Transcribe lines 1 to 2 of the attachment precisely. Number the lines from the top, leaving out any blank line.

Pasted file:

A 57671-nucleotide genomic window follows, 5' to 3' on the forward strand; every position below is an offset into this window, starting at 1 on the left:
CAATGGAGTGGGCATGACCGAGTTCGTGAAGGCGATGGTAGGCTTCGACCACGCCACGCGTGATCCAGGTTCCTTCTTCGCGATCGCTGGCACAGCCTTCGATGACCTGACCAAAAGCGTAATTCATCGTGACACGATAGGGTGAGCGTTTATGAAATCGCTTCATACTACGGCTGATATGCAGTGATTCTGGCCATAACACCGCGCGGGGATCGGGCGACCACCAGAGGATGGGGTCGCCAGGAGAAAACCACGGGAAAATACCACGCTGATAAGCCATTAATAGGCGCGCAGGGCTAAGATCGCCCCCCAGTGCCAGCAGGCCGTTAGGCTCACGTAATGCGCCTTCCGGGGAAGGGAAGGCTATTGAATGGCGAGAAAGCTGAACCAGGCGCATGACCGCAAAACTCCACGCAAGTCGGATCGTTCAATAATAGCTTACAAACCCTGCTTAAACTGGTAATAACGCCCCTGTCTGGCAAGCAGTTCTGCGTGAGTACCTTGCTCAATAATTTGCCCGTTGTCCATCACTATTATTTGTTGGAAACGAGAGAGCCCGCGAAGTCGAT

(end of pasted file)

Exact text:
A 57671-nucleotide genomic window follows, 5' to 3' on the forward strand; every position below is an offset into this window, starting at 1 on the left:
CAATGGAGTGGGCATGACCGAGTTCGTGAAGGCGATGGTAGGCTTCGACCACGCCACGCGTGATCCAGGTTCCTTCTTCGCGATCGCTGGCACAGCCTTCGATGACCTGACCAAAAGCGTAATTCATCGTGACACGATAGGGTGAGCGTTTATGAAATCGCTTCATACTACGGCTGATATGCAGTGATTCTGGCCATAACACCGCGCGGGGATCGGGCGACCACCAGAGGATGGGGTCGCCAGGAGAAAACCACGGGAAAATACCACGCTGATAAGCCATTAATAGGCGCGCAGGGCTAAGATCGCCCCCCAGTGCCAGCAGGCCGTTAGGCTCACGTAATGCGCCTTCCGGGGAAGGGAAGGCTATTGAATGGCGAGAAAGCTGAACCAGGCGCATGACCGCAAAACTCCACGCAAGTCGGATCGTTCAATAATAGCTTACAAACCCTGCTTAAACTGGTAATAACGCCCCTGTCTGGCAAGCAGTTCTGCGTGAGTACCTTGCTCAATAATTTGCCCGTTGTCCATCACTATTATTTGTTGGAAACGAGAGAGCCCGCGAAGTCGAT